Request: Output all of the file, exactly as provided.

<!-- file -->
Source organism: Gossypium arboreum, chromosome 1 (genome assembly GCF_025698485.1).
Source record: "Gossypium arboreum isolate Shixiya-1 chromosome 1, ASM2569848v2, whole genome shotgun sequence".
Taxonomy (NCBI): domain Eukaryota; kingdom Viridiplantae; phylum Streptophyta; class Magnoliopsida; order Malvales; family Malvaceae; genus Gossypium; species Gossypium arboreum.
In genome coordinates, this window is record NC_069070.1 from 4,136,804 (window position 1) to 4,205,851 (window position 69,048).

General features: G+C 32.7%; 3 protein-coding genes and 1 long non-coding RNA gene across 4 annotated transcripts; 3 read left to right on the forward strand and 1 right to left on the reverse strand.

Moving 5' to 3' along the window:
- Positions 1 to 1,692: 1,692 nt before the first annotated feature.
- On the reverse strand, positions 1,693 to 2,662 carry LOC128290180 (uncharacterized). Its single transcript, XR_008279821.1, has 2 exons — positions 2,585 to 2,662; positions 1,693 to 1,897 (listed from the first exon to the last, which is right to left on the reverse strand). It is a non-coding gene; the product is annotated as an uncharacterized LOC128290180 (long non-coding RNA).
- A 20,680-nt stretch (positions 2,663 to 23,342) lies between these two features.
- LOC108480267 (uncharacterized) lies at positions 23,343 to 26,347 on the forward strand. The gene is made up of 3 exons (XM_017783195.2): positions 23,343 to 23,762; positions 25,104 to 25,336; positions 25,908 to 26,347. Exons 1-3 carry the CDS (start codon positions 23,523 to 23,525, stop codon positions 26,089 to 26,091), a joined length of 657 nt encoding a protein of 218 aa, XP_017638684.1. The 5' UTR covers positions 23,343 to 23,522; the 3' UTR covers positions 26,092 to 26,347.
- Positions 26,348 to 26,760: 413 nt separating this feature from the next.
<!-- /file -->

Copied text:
Source organism: Gossypium arboreum, chromosome 1 (genome assembly GCF_025698485.1).
Source record: "Gossypium arboreum isolate Shixiya-1 chromosome 1, ASM2569848v2, whole genome shotgun sequence".
Taxonomy (NCBI): domain Eukaryota; kingdom Viridiplantae; phylum Streptophyta; class Magnoliopsida; order Malvales; family Malvaceae; genus Gossypium; species Gossypium arboreum.
In genome coordinates, this window is record NC_069070.1 from 4,136,804 (window position 1) to 4,205,851 (window position 69,048).

General features: G+C 32.7%; 3 protein-coding genes and 1 long non-coding RNA gene across 4 annotated transcripts; 3 read left to right on the forward strand and 1 right to left on the reverse strand.

Moving 5' to 3' along the window:
- Positions 1 to 1,692: 1,692 nt before the first annotated feature.
- On the reverse strand, positions 1,693 to 2,662 carry LOC128290180 (uncharacterized). Its single transcript, XR_008279821.1, has 2 exons — positions 2,585 to 2,662; positions 1,693 to 1,897 (listed from the first exon to the last, which is right to left on the reverse strand). It is a non-coding gene; the product is annotated as an uncharacterized LOC128290180 (long non-coding RNA).
- A 20,680-nt stretch (positions 2,663 to 23,342) lies between these two features.
- LOC108480267 (uncharacterized) lies at positions 23,343 to 26,347 on the forward strand. The gene is made up of 3 exons (XM_017783195.2): positions 23,343 to 23,762; positions 25,104 to 25,336; positions 25,908 to 26,347. Exons 1-3 carry the CDS (start codon positions 23,523 to 23,525, stop codon positions 26,089 to 26,091), a joined length of 657 nt encoding a protein of 218 aa, XP_017638684.1. The 5' UTR covers positions 23,343 to 23,522; the 3' UTR covers positions 26,092 to 26,347.
- Positions 26,348 to 26,760: 413 nt separating this feature from the next.